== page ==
Wildberry,

First, if you know how to rephrase the question, you must already understand it.

Correct, and this is only after a long time of following Kid Salami’s posts. I did not understand it at the beginning.

Second, you just confirmed your understanding of how IP and negitive servitudes operate in common.

On the contrary, I explained that they lack a common factor. Your confused lies are a disgrace to humanity.

Kid Salami June 28, 2011 at 4:11 am

“Your argument here seems to be that if A sells an object to B, burdened by an easement, then third parties C, D, etc., are somehow bound by this easement. This may be true in the case of a resale of the particular object by B to C; if B does not fully own the object, but in effect co-owns it with A, then C is now a co-owner wtih A and his use-rights over the object are limited to what rights B could transfer to him. “

Ok. I note the use of the phrase “particular object”.

“This is all well and good but does not get you IP because IP prohibits D from using his own property to (say) make his own object similar in design to A’s/B’s object even though D never bought the object or even touched it.”

This would apply to an argument for patents – I have no argument for patents (and nor in fact for the operation of copyright as it exists today). The system I suggest could (not would, could) feasibly evolve on a free market is a registry in which people register documents that they have released only with the contractual stipulation that their use is restricted eg. copies are not allowed and it must stay under lock and key in one place or something.

So someone found with this document must either: obey the terms they agreed to when they bought it and not make copies; or not know the terms, because they were defrauded; or pretend not to know the terms and that they were defrauded, when in fact they were part of a conspiracy to get round the “no copying” rule.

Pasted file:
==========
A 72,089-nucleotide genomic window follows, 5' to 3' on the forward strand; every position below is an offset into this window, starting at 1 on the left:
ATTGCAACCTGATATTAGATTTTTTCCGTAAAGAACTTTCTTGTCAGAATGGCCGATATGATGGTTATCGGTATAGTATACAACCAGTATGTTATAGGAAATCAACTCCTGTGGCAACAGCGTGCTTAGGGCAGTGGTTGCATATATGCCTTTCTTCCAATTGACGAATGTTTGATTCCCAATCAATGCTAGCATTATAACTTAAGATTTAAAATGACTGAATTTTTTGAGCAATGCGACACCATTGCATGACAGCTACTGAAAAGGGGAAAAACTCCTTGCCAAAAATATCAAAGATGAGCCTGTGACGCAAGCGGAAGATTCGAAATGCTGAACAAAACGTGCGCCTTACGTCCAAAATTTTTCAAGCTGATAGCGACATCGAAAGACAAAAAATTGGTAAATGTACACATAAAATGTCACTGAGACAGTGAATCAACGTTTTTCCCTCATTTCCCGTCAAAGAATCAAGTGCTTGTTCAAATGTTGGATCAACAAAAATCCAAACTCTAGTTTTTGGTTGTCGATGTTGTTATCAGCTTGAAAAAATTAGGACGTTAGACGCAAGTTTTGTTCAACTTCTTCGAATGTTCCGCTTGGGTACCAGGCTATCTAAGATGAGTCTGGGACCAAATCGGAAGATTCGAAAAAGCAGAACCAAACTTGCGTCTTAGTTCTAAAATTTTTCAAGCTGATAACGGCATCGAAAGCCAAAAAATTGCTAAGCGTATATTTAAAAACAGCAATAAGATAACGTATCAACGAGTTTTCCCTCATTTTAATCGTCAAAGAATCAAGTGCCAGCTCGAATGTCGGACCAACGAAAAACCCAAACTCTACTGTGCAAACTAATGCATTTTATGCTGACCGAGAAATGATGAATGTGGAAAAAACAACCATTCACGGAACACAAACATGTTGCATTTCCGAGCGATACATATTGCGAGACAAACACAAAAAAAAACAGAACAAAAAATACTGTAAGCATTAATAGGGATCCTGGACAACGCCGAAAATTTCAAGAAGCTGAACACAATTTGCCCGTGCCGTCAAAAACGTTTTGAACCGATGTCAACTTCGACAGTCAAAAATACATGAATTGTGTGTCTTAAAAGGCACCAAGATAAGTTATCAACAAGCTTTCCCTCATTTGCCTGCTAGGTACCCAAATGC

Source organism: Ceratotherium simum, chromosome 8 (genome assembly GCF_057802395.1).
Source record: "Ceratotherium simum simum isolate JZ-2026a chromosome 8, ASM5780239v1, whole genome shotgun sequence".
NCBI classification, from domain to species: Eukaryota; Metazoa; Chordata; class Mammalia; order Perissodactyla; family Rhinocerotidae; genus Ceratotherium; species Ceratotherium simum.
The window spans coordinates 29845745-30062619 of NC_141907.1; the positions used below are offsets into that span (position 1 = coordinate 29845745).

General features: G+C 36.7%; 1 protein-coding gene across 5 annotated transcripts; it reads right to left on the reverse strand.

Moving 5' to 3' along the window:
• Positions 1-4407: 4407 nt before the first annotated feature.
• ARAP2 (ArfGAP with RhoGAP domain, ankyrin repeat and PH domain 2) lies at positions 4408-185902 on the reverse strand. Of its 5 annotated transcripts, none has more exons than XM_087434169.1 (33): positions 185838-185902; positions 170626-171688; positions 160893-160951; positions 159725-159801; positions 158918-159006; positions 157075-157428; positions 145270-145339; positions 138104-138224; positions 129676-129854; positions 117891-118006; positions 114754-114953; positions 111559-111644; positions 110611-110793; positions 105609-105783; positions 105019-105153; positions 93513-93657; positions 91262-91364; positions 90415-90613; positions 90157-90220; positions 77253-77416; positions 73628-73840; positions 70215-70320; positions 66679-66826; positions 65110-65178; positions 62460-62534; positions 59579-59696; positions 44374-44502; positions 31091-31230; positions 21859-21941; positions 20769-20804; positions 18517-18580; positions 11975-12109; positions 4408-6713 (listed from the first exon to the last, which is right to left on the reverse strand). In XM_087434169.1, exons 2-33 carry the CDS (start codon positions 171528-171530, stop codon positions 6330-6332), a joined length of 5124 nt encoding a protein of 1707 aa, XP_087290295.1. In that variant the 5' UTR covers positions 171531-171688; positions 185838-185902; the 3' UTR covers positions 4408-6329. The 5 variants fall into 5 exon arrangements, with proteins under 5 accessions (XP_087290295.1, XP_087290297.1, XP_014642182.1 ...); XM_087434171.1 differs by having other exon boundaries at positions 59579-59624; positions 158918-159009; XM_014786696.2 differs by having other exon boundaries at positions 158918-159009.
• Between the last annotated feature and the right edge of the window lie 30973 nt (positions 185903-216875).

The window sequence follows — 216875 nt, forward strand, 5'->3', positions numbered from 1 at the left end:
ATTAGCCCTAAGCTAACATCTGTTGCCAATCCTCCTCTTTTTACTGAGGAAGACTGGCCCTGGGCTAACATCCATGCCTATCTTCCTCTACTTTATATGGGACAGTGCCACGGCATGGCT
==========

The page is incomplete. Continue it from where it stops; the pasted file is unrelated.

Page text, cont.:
“It is sufficient that he somehow *learns about* the nature of B’s object–maybe A sells a million of them and D sees it on the shelf at a store, and thinks it’s a clever design so he makes his own simlar object. If there is an “easement” on the objects A is selling, so what? All that could do is limit how D could use the object *if he bought it*.”

Yes, I agree. “If” he bought it. If he doesn’t buy it, he has no such restrictions. This is not relevant to my scenario.

“How can A’s and B’s private agreement prevent D from using knowledge he has obtained by interacting with others in the world? This is the gaping hole in your pathetic argument, and you seek to cover this deficiency up with your “easement” deflections and distractions.”

To me, it can’t. So this is not a gaping hole in my pathetic argument because it is not in fact part of it at all.

***

No’one it seems is going to directly give me a satisfactory answer the question of the difference between land and other items (Peter came close when he said it is not, in practice, a problem, which is of course true – but the next question is, exactly why? and what are the implications elsewhere for this?), so I’ll get the ball rolling.

One possible answer is that it comes down to the use of the phrase “particular object” above. Because, in the case of an engineering drawing, you can make a copy onto your own paper and ink, then there is now some new object to which the original agreement does not apply. The original agreement might well “run with the drawing” but, as this is different paper and ink, it does not run with this particular drawing.

The fact that the a check with the drawing registry (analogous to the visit to a land registry) will show that this copy is in fact illegitimate seems not to be relevant. This is the party line right?

If someone is sold land and they are not made aware of the restriction on its use by the seller, then tough – they have to allow it as they should have done their due diligence at the land registry or whatever. That is, the defrauded holder of the land pays the price.

Now in my free-market copyright system:

If A is sold an engineering drawing and they are not made aware of the restriction on its use (no copies) by the seller, then your official view is that